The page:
How Buhari Can Save Nigeria From Break-Up – Prof Anya - Healthy People Lifestyle Journal

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Saturday, 15 July 2017

How Buhari Can Save Nigeria From Break-Up – Prof Anya

As the clamour for restructuring and implementation of the 2014 Confab report gains more ground and support from eminent leaders across the country, erudite scholar and prominent Igbo leader, Professor Anya O. Anya, has come out with the things President Muhammadu Buhari needs to do to tame the wave of agitations and save the country from possible break-up. Speaking with VINCENT KALU, in Lagos, Anya who is the Pro-Chancellor and Chairman of the Governing Council, Michael Okpara University of Agriculture, Umudike, Abia State, also spoke on other major national issues.
Nigeria seems to be on edge, with crises and agitations from various quarters. How did we get here?
Nigeria ought to be on edge, because there have been cumulative injustices, cumulative unrighteousness, and we are now in the time of judgment. But the good thing is that this year is going to mark the change from our ignoble past to a brighter and better future. We have to pay the price for it. Take the Nnamdi Kanu phenomenon that is fully and completely created by the Federal Government for example. He has been running his Radio Biafra, and nobody paid attention to it, and he has been coming and going and nobody paid attention to him.
Then suddenly, this time he came, you pounced on him. Not only that, you get to the point where not only one time, not two and three times, court said, release him, but you didn’t do so. That served two purposes. One, people took notice of him, because you have been unjust to him, and the human mind reacts to injustice, which is why we tend to sympathize with the underdog than the big man.
Second, Nnamdi Kanu is only a symptom of a larger malaise. Let me give you example of the so-called Northern youths’ quit notice. According to them, the reason for the quit notice order was that the whole of Southeast was obeying Nnamdi Kanu. Again, I say, the government created the situation that made it mandatory for people to sit at home.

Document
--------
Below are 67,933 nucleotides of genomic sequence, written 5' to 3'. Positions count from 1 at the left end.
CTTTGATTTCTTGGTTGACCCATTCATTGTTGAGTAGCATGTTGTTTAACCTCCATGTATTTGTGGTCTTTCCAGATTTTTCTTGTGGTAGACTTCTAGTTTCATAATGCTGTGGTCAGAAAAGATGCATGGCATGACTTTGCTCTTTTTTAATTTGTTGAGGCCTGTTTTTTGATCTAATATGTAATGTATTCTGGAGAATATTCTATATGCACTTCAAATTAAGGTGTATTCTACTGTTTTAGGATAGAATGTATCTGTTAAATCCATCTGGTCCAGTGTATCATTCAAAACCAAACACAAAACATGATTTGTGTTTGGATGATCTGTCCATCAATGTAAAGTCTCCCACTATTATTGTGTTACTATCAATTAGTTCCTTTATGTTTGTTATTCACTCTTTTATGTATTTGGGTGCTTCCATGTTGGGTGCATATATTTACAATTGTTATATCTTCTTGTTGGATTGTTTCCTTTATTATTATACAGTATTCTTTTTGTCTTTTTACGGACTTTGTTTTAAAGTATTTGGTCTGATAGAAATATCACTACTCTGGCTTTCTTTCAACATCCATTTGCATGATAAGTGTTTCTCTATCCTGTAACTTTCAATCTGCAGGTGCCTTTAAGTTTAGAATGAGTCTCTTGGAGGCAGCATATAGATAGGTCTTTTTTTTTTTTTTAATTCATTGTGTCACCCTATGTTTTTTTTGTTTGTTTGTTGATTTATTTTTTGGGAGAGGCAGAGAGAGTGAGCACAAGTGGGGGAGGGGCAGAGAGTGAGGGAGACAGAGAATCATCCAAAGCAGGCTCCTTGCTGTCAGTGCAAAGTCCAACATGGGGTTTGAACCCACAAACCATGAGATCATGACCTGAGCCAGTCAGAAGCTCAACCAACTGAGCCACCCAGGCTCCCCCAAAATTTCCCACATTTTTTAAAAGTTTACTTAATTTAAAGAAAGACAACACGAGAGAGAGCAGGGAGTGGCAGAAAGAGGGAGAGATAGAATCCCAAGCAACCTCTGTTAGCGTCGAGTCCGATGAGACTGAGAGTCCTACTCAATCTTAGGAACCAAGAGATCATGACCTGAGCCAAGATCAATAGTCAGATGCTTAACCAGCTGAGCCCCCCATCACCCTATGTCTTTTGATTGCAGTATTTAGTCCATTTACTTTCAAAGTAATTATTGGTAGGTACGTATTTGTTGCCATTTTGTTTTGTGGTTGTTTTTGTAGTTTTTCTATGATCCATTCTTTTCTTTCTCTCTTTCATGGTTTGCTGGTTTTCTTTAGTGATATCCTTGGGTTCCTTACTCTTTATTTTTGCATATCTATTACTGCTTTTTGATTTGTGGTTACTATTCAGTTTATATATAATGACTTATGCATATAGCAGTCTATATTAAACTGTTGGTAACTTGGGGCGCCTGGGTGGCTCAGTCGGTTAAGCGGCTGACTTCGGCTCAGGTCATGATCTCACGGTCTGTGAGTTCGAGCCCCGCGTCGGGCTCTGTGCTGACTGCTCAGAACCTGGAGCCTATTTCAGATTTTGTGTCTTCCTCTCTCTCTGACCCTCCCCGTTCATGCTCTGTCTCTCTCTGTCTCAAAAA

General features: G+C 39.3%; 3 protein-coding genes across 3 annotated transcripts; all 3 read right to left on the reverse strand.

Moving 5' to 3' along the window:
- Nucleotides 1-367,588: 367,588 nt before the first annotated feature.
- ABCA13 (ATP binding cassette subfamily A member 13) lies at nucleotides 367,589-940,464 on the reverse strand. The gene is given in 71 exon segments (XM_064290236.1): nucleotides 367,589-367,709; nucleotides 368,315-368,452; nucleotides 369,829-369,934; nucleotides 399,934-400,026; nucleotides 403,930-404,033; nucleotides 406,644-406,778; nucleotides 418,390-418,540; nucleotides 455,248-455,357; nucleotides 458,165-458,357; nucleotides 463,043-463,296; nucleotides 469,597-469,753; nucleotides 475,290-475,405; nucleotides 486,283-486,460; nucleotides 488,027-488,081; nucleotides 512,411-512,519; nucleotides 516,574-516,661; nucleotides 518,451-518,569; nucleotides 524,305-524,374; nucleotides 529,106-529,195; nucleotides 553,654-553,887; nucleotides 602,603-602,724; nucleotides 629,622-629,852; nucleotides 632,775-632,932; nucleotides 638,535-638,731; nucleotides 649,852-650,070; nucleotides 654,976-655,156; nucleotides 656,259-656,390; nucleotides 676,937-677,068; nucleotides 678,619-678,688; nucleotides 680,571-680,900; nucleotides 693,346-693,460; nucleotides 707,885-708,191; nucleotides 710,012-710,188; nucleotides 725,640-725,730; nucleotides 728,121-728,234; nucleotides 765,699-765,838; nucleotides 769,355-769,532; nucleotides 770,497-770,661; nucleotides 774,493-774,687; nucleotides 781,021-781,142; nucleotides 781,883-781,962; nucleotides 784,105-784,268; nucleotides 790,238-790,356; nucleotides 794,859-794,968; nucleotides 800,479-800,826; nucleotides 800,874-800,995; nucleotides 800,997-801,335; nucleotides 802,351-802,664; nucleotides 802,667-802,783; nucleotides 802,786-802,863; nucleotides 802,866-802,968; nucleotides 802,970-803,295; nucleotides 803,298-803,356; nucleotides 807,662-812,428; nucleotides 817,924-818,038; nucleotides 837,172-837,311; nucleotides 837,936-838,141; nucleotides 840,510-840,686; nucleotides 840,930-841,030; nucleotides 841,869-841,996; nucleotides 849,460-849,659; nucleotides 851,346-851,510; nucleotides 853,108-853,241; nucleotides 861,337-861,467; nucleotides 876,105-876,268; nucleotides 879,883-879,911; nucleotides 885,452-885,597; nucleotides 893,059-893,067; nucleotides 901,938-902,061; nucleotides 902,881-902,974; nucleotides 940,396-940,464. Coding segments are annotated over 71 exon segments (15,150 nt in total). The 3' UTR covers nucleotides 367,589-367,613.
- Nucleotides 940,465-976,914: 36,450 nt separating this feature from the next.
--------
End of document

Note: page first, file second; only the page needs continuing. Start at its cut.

These boys have been going on non-violent protests all over the places. It happens in the history of any nation, there comes a time when the youths are not satisfied and they show dissatisfaction in peaceful protests. But each time these people went out for peaceful protest, the military would be there to welcome them with bullets. It happened in Aba, Onitsha. Some say it also happened in Asaba and Port Harcourt, and the people were buried and that was the end of it.
I was in the village in the Southeast and I was to travel back to Lagos on that day, but I decided to travel the next day for just one simple reason.
I asked myself, traveling from Abia State to Onitsha, to Asaba, am I likely to find groups of youths protesting because it’s what they called Biafra Day? The answer was, it’s most likely. If that is so, it meant immediately that the military or the police would be nearby and if they start shooting, it would be a collateral damage and I didn’t want to take that chance. I’m sure greater majority of people in the towns and villages of Southeast stayed home in order not to run into government’s problem in the attempt to rein in the youths.
Instead of blaming the aggressor, you now blame the victim; the victim being we, the ordinary people, going about our businesses.
When you have a situation like that, something is bound to give.
There is a fundamental and spiritual dimension to this. This is 2017, it is exactly 50 years from 1967, which was a year that one crisis led to another and we ended up in war that lasted for three years. To the Christians and those spiritually minded, they will recognise 50 years, as what we call the Jubilee year. It is a year deep things are bound to happen in the spiritual realm and they will manifest in the physical realm.
When I said earlier in an interview that this year was pregnant, that was sometime in March, then everywhere was peaceful, but now look round the country, the things that people said must not be done are the things people are saying must be done – call it restructuring, call it fiscal federalism, call it true federalism, the important thing is that people are saying that the structure of Nigeria, as it is cannot carry its burdens, and so it has to be changed.
Between now and October, some momentous situation will take place, whether we like it or not, it will force down the hand of everybody to now get back and say this country has to be fixed, what do we do.
You may say because I’m part of it, but the truth of the matter is that you cannot ignore the report of the 2014 National Conference and think you have peace in Nigeria.
The reason is simple: It was the first time that the selection of Nigerians cut across all ethnicities, all religious groups, all professional groups, etc, they sat together to look at the problems of Nigeria.
It was the first time also that no government said don’t go here, don’t go this way or that way. Nobody interfered. All the problems that the conference chose were the problems that everybody contributed in the conference as they see them.
At the end, there were over 600 decisions. These 600 decisions enjoyed the kind of majority that no group has experienced in Nigeria. When we started, in a constitution matters, usually, it is two-third, but some people insisted that it must be 75 per cent (three-quarter); ultimately we used 70 per cent as a compromise. When that happened there were people who jubilated because they thought that they were likely to have their way in frustrating the outcome of the conference, but it didn’t happen.
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